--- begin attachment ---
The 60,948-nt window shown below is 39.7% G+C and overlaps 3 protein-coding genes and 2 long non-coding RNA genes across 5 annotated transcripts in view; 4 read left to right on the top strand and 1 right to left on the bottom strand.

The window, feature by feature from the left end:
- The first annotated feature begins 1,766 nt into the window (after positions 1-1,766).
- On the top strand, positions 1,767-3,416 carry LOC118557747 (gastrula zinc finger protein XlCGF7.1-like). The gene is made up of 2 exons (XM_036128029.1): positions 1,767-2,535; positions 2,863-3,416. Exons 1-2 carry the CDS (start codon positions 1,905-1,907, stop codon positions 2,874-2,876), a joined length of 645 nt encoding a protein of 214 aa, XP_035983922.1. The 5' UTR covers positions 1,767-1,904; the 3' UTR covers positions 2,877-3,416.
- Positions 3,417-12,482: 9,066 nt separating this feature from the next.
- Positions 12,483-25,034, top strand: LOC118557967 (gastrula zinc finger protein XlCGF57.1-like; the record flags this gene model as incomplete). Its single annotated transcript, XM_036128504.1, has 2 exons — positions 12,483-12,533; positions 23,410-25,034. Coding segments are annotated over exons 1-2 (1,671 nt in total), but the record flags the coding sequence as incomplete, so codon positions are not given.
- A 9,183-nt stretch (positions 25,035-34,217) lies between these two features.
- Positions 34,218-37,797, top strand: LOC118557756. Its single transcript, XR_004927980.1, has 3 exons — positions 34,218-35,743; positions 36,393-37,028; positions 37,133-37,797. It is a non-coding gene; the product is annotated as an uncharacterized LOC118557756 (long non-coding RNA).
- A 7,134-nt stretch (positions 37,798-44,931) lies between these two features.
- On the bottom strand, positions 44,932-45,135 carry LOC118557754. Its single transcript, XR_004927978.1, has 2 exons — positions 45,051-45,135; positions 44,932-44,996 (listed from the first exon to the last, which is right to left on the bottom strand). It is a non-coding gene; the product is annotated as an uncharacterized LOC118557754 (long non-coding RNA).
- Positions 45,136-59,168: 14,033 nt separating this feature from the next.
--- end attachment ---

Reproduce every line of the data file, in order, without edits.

The 60,948-nt window shown below is 39.7% G+C and overlaps 3 protein-coding genes and 2 long non-coding RNA genes across 5 annotated transcripts in view; 4 read left to right on the top strand and 1 right to left on the bottom strand.

The window, feature by feature from the left end:
- The first annotated feature begins 1,766 nt into the window (after positions 1-1,766).
- On the top strand, positions 1,767-3,416 carry LOC118557747 (gastrula zinc finger protein XlCGF7.1-like). The gene is made up of 2 exons (XM_036128029.1): positions 1,767-2,535; positions 2,863-3,416. Exons 1-2 carry the CDS (start codon positions 1,905-1,907, stop codon positions 2,874-2,876), a joined length of 645 nt encoding a protein of 214 aa, XP_035983922.1. The 5' UTR covers positions 1,767-1,904; the 3' UTR covers positions 2,877-3,416.
- Positions 3,417-12,482: 9,066 nt separating this feature from the next.
- Positions 12,483-25,034, top strand: LOC118557967 (gastrula zinc finger protein XlCGF57.1-like; the record flags this gene model as incomplete). Its single annotated transcript, XM_036128504.1, has 2 exons — positions 12,483-12,533; positions 23,410-25,034. Coding segments are annotated over exons 1-2 (1,671 nt in total), but the record flags the coding sequence as incomplete, so codon positions are not given.
- A 9,183-nt stretch (positions 25,035-34,217) lies between these two features.
- Positions 34,218-37,797, top strand: LOC118557756. Its single transcript, XR_004927980.1, has 3 exons — positions 34,218-35,743; positions 36,393-37,028; positions 37,133-37,797. It is a non-coding gene; the product is annotated as an uncharacterized LOC118557756 (long non-coding RNA).
- A 7,134-nt stretch (positions 37,798-44,931) lies between these two features.
- On the bottom strand, positions 44,932-45,135 carry LOC118557754. Its single transcript, XR_004927978.1, has 2 exons — positions 45,051-45,135; positions 44,932-44,996 (listed from the first exon to the last, which is right to left on the bottom strand). It is a non-coding gene; the product is annotated as an uncharacterized LOC118557754 (long non-coding RNA).
- Positions 45,136-59,168: 14,033 nt separating this feature from the next.